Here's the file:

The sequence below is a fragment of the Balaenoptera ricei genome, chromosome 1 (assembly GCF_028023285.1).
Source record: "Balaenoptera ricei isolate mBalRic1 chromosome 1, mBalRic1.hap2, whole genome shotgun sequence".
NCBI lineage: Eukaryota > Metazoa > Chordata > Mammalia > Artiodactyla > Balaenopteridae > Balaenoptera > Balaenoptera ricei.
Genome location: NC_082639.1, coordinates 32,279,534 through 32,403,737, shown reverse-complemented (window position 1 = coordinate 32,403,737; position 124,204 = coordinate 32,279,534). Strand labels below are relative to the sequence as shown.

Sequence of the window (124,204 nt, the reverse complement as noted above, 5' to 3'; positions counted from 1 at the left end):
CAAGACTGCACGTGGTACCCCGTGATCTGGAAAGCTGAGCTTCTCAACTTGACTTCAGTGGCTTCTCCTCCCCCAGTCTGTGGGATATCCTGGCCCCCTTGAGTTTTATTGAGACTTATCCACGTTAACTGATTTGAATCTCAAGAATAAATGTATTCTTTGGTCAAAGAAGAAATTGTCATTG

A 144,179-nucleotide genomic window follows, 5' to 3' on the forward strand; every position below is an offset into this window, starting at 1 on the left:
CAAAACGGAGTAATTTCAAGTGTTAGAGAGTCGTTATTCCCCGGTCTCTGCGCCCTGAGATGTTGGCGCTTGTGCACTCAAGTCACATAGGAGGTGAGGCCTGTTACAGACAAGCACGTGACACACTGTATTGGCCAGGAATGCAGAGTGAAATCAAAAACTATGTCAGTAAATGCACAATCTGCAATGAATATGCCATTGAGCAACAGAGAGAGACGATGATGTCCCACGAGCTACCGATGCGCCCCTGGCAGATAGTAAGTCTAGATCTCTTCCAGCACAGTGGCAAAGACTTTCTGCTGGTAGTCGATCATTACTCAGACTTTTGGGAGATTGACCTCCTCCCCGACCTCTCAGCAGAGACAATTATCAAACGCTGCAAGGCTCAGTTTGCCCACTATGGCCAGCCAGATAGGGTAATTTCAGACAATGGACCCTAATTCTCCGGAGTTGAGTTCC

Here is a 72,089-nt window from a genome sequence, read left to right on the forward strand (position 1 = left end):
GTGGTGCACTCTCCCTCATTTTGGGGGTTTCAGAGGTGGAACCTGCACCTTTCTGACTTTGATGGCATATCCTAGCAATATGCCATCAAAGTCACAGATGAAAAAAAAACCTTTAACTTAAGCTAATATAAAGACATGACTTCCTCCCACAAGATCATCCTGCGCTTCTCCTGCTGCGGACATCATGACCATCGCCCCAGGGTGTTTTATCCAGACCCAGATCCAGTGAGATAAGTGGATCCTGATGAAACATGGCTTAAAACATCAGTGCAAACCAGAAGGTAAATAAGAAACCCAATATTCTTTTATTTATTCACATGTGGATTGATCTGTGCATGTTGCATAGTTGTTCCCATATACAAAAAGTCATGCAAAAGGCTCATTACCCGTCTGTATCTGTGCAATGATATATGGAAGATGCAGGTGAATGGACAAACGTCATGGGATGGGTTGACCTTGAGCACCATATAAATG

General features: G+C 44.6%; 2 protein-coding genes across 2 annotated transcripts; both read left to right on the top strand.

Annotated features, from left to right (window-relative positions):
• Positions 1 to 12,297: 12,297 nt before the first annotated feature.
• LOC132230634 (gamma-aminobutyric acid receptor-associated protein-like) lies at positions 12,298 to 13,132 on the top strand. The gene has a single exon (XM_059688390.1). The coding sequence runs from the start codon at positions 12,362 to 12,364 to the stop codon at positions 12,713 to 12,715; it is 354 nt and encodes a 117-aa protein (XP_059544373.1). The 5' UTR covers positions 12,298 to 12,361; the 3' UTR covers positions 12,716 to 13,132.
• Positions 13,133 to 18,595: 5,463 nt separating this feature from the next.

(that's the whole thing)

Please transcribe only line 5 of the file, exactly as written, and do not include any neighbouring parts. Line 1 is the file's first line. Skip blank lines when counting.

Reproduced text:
Sequence of the window (124,204 nt, the reverse complement as noted above, 5' to 3'; positions counted from 1 at the left end):